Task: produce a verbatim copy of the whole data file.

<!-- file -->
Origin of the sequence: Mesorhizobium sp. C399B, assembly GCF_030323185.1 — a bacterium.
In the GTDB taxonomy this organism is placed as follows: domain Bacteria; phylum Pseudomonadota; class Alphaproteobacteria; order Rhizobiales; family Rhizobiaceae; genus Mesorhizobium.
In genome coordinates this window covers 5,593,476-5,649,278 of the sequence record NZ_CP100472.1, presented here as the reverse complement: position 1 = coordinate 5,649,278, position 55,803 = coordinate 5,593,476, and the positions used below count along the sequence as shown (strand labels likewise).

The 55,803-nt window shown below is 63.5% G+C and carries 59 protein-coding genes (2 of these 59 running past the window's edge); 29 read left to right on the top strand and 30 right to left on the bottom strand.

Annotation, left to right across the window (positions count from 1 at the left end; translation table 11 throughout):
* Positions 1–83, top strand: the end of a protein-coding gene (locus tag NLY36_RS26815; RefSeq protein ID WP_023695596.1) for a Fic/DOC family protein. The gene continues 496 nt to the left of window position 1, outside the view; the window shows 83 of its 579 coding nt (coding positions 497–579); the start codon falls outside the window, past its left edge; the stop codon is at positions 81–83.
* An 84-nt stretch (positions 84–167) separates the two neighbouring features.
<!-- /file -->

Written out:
Origin of the sequence: Mesorhizobium sp. C399B, assembly GCF_030323185.1 — a bacterium.
In the GTDB taxonomy this organism is placed as follows: domain Bacteria; phylum Pseudomonadota; class Alphaproteobacteria; order Rhizobiales; family Rhizobiaceae; genus Mesorhizobium.
In genome coordinates this window covers 5,593,476-5,649,278 of the sequence record NZ_CP100472.1, presented here as the reverse complement: position 1 = coordinate 5,649,278, position 55,803 = coordinate 5,593,476, and the positions used below count along the sequence as shown (strand labels likewise).

The 55,803-nt window shown below is 63.5% G+C and carries 59 protein-coding genes (2 of these 59 running past the window's edge); 29 read left to right on the top strand and 30 right to left on the bottom strand.

Annotation, left to right across the window (positions count from 1 at the left end; translation table 11 throughout):
* Positions 1–83, top strand: the end of a protein-coding gene (locus tag NLY36_RS26815; RefSeq protein ID WP_023695596.1) for a Fic/DOC family protein. The gene continues 496 nt to the left of window position 1, outside the view; the window shows 83 of its 579 coding nt (coding positions 497–579); the start codon falls outside the window, past its left edge; the stop codon is at positions 81–83.
* An 84-nt stretch (positions 84–167) separates the two neighbouring features.